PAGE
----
In addition to identifying new uses of telemedicine, we are discovering cracks in the system. Under lockdown, quarantine, self-isolation, and other social-distancing regimes, the infrastructure of the World Wide Web and other telecommunications-based systems are feeling the pinch as individuals and businesses increasingly rely on remote solutions for work and entertainment. While we haven’t yet “broken the internet,” we are experiencing slowdowns in the transmission of data. As noted, however, such stress testing fosters the development of solutions that will enable us to provide higher quality, more responsive care in the future.

Telemedicine After the Crisis

Telemedicine technology will undoubtedly follow the same course as most other value-adding tools: it will improve. Our devices will become easier to use, more patient friendly, less expensive (as adoption increases), more robust, and more widespread. Data-security protocols will be further strengthened, particularly as enforcement of HIPAA requirements and other standards and regulations ramps back up to pre-crisis levels.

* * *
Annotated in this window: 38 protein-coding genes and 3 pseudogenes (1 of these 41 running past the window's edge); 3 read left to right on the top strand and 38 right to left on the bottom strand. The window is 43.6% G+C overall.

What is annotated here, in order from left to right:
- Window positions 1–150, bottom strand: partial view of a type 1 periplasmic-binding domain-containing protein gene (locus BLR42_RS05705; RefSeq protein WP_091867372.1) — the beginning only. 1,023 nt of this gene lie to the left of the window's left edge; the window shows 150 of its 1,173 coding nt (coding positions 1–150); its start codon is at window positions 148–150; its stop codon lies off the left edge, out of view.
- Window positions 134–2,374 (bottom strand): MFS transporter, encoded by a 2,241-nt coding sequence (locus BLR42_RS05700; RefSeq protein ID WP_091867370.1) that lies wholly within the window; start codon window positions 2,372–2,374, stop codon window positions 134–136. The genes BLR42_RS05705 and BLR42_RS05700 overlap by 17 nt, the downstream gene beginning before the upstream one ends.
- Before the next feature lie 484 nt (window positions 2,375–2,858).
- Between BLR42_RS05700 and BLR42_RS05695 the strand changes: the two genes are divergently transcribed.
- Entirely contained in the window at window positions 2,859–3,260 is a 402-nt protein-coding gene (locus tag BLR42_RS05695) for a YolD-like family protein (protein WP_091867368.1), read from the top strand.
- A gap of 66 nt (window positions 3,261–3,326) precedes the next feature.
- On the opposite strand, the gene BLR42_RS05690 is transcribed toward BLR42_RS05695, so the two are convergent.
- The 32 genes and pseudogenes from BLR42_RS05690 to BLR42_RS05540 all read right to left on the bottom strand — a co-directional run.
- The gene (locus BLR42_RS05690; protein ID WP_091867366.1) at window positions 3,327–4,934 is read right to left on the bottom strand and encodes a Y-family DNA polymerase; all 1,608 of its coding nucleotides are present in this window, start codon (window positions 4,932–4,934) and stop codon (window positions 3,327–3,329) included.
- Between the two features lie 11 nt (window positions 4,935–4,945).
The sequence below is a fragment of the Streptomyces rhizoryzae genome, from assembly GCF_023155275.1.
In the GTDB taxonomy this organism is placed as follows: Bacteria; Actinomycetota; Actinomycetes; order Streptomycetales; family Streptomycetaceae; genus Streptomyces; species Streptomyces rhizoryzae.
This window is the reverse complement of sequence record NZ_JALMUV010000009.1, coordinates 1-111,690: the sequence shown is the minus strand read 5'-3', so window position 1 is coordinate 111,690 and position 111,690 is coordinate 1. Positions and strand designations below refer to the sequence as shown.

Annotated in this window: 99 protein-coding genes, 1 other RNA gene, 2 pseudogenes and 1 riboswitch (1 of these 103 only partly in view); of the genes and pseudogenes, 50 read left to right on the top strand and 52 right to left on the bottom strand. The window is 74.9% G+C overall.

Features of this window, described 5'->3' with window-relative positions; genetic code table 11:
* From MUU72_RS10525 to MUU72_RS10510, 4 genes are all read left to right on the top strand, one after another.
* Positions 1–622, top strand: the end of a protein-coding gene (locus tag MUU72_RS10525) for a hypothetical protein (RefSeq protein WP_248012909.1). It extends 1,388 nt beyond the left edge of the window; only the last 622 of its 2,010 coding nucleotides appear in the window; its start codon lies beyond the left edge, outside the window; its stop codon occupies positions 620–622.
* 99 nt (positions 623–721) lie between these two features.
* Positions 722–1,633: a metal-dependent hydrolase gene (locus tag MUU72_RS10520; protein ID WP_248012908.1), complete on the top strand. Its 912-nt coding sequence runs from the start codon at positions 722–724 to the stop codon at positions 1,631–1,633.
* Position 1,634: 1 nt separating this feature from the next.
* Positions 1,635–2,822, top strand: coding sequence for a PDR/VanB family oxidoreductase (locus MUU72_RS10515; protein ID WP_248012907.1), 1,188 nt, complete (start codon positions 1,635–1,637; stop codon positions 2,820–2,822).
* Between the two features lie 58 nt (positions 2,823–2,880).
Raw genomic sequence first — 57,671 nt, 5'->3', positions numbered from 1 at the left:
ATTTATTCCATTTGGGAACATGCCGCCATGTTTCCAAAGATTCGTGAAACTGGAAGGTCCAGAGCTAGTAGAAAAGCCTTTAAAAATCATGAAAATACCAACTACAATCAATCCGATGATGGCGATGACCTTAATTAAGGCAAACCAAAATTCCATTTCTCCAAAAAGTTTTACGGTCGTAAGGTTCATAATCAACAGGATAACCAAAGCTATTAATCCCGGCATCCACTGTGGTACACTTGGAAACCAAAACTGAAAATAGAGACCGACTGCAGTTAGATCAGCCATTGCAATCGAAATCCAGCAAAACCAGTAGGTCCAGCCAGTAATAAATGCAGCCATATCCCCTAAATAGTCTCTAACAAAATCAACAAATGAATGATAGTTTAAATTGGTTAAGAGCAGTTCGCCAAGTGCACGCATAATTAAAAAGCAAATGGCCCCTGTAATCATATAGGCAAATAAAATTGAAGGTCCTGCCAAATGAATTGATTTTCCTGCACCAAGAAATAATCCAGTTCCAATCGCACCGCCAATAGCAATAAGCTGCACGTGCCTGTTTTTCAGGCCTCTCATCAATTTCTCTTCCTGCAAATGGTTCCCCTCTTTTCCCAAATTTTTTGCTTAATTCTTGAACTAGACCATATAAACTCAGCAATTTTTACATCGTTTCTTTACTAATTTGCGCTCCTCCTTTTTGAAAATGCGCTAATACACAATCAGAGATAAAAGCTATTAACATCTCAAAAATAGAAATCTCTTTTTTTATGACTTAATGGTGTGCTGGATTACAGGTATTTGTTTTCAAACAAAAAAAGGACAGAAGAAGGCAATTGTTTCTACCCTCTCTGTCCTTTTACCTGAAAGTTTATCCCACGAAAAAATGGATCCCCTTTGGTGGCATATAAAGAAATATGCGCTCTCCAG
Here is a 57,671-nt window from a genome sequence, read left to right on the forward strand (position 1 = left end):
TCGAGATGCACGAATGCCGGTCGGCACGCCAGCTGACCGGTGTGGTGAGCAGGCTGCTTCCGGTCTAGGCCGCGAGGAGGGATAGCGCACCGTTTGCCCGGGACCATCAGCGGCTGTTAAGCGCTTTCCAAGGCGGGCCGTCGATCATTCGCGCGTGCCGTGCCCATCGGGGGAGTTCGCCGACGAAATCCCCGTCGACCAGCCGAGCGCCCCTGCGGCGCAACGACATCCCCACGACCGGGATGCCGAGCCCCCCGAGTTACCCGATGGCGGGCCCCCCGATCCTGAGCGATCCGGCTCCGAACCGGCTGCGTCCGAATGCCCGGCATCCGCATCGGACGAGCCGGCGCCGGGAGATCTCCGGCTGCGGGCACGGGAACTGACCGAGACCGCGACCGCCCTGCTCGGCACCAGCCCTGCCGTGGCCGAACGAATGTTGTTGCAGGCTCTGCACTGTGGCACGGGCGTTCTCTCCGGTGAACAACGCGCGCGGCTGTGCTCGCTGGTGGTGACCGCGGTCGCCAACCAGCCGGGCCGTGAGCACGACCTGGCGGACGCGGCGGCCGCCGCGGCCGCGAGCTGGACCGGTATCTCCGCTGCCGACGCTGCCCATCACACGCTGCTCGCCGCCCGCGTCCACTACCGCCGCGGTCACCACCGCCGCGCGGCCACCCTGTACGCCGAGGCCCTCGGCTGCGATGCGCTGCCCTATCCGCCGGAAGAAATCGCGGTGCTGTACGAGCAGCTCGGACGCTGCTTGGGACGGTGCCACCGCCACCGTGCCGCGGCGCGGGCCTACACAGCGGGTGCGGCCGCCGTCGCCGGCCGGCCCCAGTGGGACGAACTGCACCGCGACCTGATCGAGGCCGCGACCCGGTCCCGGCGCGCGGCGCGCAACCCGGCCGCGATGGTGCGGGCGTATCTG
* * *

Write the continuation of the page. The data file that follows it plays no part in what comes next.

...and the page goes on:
Among the most exciting areas of telemedicine development is the realm of AI. We know that AI, particularly in times of crisis, can help professionals make more informed, clearheaded decisions. Software algorithms and machine learning will help first responders, healthcare practitioners, researchers, scientists, product developers, and government agencies address individual treatment issues quickly and effectively, and help prepare communities, states, and nations to prevent, prepare for, respond to, and mitigate public health emergencies.

In this hopeful future, data — accurate, real-time data — will be one of the most important commodities. The lessons we are learning today will help businesses work with legislators and regulators to develop and implement healthcare, data privacy, and other policies that support improved uses of telemedicine while protecting individuals.

“May you live in interesting times” is an apocryphal curse — and possibly a backhanded blessing. No one could or would have asked for today’s COVID-19 pandemic. But, this is the hand we have been dealt. We can take advantage of the valuable lessons that we are learning about the benefits of telemedicine and how it can improve the quality of care for all.